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No lease document sent to me but rent has increased

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No lease document sent to me but rent has increased

Postby NYC_GUY » Wed Aug 26, 2020 5:05 pm

Hi,

My leased expired June 1, 2020, in non-rent control building, my building management company never sent me a lease renewal or raised the rent in June. I was under the assumption that due to the pandemic, they empathized with the tenants and opted not to raise the rent for a period of time, so I did not reach out to them about the lease renewal. For the past three years, they have increased the rent by 10 percent every year.

Fast forward today I log in to the building management portal to request a repair of my sink, and I noticed my next rent due for September 1 went from $1,950 to $2,050. I was shocked because I did not sign the lease saying that I would pay the increase.
I called the management office right away, and one of the property managers stated that they sent out the renewal to me. This statement is a complete lie because I was steadily watching the mailbox in March, April, May, and June, and no lease renewal came.
I proceeded to ask why is my rent is being raised in a pandemic, and the property manager replied, "the last time I checked this building is not rent-controlled, we can raise the rent to whatever we want".

I was doing my best to save up to buy a house next year until COVID hit, and now my yearly income has been reduced by 14k by cost cutting. I don't want to go through the hassle of moving to another apartment amidst this pandemic. However, my management company's illegal tactics, rudeness, and dishonestly are not sitting well with me.

What are my legal options?
NYC_GUY
 
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Re: No lease document sent to me but rent has increased

Postby TenantNet » Wed Aug 26, 2020 6:50 pm

Just for clarification, there is no such thing as a RC or RS building. There are apartments within buildings that may be RC, RS or not.

I gather that you are saying that your apartment is not regulated. (however, with all apartments, if not a new building, you should investigate if the unit should be rent regulated starting by getting a DHCR apartment history. Even if you can't prove it, just filing a claim with DHCR can be used as leverage.)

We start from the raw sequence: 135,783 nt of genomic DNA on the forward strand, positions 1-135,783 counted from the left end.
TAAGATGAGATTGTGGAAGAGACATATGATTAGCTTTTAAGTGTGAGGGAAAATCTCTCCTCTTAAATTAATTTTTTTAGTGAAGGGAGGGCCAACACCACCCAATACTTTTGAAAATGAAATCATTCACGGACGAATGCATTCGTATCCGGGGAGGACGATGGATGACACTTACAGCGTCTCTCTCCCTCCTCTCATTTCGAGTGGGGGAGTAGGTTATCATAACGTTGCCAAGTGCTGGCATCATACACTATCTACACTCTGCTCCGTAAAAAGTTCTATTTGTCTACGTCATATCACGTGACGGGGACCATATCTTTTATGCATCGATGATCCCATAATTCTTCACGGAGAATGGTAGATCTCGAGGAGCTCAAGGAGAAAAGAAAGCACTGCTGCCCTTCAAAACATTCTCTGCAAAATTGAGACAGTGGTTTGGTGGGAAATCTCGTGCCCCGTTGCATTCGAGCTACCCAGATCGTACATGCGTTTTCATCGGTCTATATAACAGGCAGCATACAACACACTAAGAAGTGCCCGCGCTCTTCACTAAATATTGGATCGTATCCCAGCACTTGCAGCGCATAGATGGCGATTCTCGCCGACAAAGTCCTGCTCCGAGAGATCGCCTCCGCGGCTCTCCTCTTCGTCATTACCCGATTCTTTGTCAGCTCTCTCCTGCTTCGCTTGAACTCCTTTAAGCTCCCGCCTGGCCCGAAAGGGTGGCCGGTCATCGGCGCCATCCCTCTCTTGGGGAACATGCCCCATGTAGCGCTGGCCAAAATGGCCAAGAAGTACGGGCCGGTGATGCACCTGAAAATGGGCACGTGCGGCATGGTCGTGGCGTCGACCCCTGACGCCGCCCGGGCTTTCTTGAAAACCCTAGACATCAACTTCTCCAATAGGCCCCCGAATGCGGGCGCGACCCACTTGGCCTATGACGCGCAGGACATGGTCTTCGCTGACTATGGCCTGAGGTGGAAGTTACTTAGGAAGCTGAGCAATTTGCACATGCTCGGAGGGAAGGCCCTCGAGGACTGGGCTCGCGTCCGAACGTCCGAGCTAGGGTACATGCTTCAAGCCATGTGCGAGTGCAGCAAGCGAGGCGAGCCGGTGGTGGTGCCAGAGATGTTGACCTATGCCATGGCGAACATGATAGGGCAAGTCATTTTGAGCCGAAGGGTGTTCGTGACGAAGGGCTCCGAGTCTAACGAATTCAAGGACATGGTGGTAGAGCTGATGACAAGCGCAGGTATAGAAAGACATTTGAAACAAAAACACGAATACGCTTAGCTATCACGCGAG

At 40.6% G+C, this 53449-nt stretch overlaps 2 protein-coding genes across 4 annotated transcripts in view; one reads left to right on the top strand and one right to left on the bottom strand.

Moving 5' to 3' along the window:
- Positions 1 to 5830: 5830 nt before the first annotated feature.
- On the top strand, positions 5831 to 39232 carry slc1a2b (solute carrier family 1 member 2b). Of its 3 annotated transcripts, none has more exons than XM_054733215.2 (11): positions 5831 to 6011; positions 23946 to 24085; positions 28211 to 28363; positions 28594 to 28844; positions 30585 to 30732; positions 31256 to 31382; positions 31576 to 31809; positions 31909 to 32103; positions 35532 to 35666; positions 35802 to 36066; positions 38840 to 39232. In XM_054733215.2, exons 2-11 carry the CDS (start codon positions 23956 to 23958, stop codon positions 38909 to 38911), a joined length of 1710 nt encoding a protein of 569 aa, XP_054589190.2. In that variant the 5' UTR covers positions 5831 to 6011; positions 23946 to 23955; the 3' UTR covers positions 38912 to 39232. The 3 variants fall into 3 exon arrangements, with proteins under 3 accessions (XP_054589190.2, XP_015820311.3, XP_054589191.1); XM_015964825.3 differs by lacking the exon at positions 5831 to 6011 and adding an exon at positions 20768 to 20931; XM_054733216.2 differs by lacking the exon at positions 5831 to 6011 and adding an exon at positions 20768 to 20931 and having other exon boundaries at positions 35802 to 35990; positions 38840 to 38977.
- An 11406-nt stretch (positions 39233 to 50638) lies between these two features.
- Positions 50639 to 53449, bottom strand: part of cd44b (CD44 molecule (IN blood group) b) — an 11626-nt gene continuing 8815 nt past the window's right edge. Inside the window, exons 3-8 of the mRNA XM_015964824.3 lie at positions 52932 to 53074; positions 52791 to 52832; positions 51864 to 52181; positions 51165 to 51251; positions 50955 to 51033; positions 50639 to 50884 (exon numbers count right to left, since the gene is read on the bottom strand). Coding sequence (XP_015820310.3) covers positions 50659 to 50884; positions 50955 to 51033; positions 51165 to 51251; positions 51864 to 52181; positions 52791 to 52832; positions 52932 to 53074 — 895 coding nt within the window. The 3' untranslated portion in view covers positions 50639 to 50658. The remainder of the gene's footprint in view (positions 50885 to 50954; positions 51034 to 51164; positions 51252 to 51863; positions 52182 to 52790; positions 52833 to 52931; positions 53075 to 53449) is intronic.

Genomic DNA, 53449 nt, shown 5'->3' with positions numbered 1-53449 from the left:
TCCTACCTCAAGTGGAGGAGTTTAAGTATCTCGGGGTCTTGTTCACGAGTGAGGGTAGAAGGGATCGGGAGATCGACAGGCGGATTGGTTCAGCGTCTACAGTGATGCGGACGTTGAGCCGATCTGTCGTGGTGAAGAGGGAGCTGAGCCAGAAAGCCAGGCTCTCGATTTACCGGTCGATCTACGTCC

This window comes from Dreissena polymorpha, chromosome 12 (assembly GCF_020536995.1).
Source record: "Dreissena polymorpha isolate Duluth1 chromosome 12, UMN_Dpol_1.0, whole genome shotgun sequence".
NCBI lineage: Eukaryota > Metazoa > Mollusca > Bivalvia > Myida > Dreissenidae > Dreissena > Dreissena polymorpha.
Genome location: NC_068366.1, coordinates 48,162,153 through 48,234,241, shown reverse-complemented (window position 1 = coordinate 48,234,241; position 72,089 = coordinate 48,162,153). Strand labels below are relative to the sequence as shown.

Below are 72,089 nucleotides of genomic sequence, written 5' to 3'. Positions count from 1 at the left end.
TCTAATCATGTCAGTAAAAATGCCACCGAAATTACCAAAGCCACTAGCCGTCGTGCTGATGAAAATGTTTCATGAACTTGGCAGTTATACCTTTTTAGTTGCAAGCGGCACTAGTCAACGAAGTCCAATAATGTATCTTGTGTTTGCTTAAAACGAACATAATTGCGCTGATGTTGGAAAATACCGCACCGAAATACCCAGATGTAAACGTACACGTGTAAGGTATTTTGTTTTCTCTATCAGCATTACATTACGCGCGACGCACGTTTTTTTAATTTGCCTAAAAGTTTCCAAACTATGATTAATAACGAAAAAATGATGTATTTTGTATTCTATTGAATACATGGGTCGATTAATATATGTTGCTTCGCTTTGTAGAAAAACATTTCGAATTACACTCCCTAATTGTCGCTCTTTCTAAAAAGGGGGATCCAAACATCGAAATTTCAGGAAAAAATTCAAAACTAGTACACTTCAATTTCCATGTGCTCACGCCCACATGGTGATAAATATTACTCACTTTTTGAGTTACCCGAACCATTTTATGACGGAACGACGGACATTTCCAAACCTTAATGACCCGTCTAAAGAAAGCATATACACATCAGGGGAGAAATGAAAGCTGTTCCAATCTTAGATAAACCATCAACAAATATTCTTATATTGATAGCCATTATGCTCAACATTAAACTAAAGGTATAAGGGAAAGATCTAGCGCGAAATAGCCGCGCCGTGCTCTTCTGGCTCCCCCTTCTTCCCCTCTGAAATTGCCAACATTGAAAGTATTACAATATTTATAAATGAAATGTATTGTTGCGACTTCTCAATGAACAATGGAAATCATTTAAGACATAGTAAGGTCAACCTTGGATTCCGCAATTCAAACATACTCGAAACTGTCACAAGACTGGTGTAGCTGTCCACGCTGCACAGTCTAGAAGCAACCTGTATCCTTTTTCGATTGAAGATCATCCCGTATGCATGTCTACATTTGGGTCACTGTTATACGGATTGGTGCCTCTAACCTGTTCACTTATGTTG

So your old lease expired (was it May 31? or June 1?). In such a case for unregulated apartments, if the landlord accepts rent, then you become month-to-month, sort of a one-month lease that continually gets renewed, based on the terms and rents of the expiring lease. The LL can terminate this M2M lease with 30 days notice in writing.

OTOH, the LL, if they do not accept rent, can bring a holdover proceeding in housing court against a tenant for "holding over past lease expiration." During COVID-19, the courts aren't really operating yet and there's a huge backlog.

I'm assuming the LL accepted your rent (at the old rate) for June, July and August. If you are M2M, and I'm assuming you are, the LL can increase the rent, but they must give you notice as this would essentially be a new lease with different rents. Without researching the actual law on this, any such change must be on 30 days' notice and in writing. So if they send you a letter to that effect today, then your rent would go up on October 1st. Yes, they can raise it, but only with a notice. And it would be stupid on their part.

They say they sent you a renewal offer (I agree, it's probably a lie), ask them for proof of mailing, either certified mail or certificate of mailing. And if they did, and if you didn't respond, why didn't they follow up? Why did they accept rent for the last three months? Why didn't they give you a notice of termination, that would lead to a holdover?

First, get everything from them in writing, if possible. If not a letter, get them to state their story in email. You want documentation of their story (so when they change it, you can play gotcha).

I would not pay the increase now (stop any auto-pays you have set up). Start by trying to reason and negotiate with them, but start collecting your evidence in case things go south. Get a DHCR rent history - see https://nsacasa.files.wordpress.com/201 ... r-eng1.pdf or you can FOIL it from DHCR. If warranted, you can file a complaint and the LL will have to defend themselves. This is for older buildings. See if they have a 421(a) or J-51 tax abatement. https://hcr.ny.gov/system/files/documen ... T%2041.pdf

All this is for leverage.

We can't say the LL won't try to evict you; they might, and we can't say what your chances are. But the courts are backlogged so an actual eviction, we think, would be far in the future.
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Re: No lease document sent to me but rent has increased

Postby NYC_GUY » Thu Aug 27, 2020 1:17 am

Just for clarification, there is no such thing as a RC or RS building. There are apartments within buildings that may be RC, RS or not.